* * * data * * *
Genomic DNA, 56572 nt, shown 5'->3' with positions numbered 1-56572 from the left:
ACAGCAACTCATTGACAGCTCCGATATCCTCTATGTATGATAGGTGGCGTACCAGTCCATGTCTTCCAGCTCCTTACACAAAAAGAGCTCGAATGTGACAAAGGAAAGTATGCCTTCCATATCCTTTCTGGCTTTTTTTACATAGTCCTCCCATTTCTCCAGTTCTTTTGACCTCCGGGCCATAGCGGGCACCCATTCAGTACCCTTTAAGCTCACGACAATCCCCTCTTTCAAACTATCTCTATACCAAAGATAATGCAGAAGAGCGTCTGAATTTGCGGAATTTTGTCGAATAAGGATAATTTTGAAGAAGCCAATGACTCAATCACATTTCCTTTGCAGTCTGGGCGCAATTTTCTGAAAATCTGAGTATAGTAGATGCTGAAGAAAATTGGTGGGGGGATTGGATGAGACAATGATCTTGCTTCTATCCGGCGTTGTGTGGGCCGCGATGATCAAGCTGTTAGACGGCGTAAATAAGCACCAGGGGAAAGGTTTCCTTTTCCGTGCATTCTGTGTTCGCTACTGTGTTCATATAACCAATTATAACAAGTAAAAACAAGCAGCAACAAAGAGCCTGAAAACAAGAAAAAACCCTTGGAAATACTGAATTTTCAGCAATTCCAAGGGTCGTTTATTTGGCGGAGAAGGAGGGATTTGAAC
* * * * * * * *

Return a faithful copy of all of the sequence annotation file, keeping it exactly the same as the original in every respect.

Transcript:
Genomic DNA, 56572 nt, shown 5'->3' with positions numbered 1-56572 from the left:
ACAGCAACTCATTGACAGCTCCGATATCCTCTATGTATGATAGGTGGCGTACCAGTCCATGTCTTCCAGCTCCTTACACAAAAAGAGCTCGAATGTGACAAAGGAAAGTATGCCTTCCATATCCTTTCTGGCTTTTTTTACATAGTCCTCCCATTTCTCCAGTTCTTTTGACCTCCGGGCCATAGCGGGCACCCATTCAGTACCCTTTAAGCTCACGACAATCCCCTCTTTCAAACTATCTCTATACCAAAGATAATGCAGAAGAGCGTCTGAATTTGCGGAATTTTGTCGAATAAGGATAATTTTGAAGAAGCCAATGACTCAATCACATTTCCTTTGCAGTCTGGGCGCAATTTTCTGAAAATCTGAGTATAGTAGATGCTGAAGAAAATTGGTGGGGGGATTGGATGAGACAATGATCTTGCTTCTATCCGGCGTTGTGTGGGCCGCGATGATCAAGCTGTTAGACGGCGTAAATAAGCACCAGGGGAAAGGTTTCCTTTTCCGTGCATTCTGTGTTCGCTACTGTGTTCATATAACCAATTATAACAAGTAAAAACAAGCAGCAACAAAGAGCCTGAAAACAAGAAAAAACCCTTGGAAATACTGAATTTTCAGCAATTCCAAGGGTCGTTTATTTGGCGGAGAAGGAGGGATTTGAAC